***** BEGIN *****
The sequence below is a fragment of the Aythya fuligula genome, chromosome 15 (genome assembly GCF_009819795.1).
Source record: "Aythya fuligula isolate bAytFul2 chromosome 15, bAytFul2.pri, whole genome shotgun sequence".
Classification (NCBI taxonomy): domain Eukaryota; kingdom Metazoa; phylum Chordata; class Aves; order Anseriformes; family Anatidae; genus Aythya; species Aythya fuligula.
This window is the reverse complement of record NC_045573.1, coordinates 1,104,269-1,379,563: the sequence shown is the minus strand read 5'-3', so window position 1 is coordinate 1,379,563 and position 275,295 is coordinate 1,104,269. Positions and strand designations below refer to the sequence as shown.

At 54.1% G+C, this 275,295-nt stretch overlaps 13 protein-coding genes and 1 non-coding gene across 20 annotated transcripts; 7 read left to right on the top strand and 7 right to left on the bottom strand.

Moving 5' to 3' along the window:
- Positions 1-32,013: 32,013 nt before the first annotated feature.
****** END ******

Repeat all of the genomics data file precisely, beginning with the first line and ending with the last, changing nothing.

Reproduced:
The sequence below is a fragment of the Aythya fuligula genome, chromosome 15 (genome assembly GCF_009819795.1).
Source record: "Aythya fuligula isolate bAytFul2 chromosome 15, bAytFul2.pri, whole genome shotgun sequence".
Classification (NCBI taxonomy): domain Eukaryota; kingdom Metazoa; phylum Chordata; class Aves; order Anseriformes; family Anatidae; genus Aythya; species Aythya fuligula.
This window is the reverse complement of record NC_045573.1, coordinates 1,104,269-1,379,563: the sequence shown is the minus strand read 5'-3', so window position 1 is coordinate 1,379,563 and position 275,295 is coordinate 1,104,269. Positions and strand designations below refer to the sequence as shown.

At 54.1% G+C, this 275,295-nt stretch overlaps 13 protein-coding genes and 1 non-coding gene across 20 annotated transcripts; 7 read left to right on the top strand and 7 right to left on the bottom strand.

Moving 5' to 3' along the window:
- Positions 1-32,013: 32,013 nt before the first annotated feature.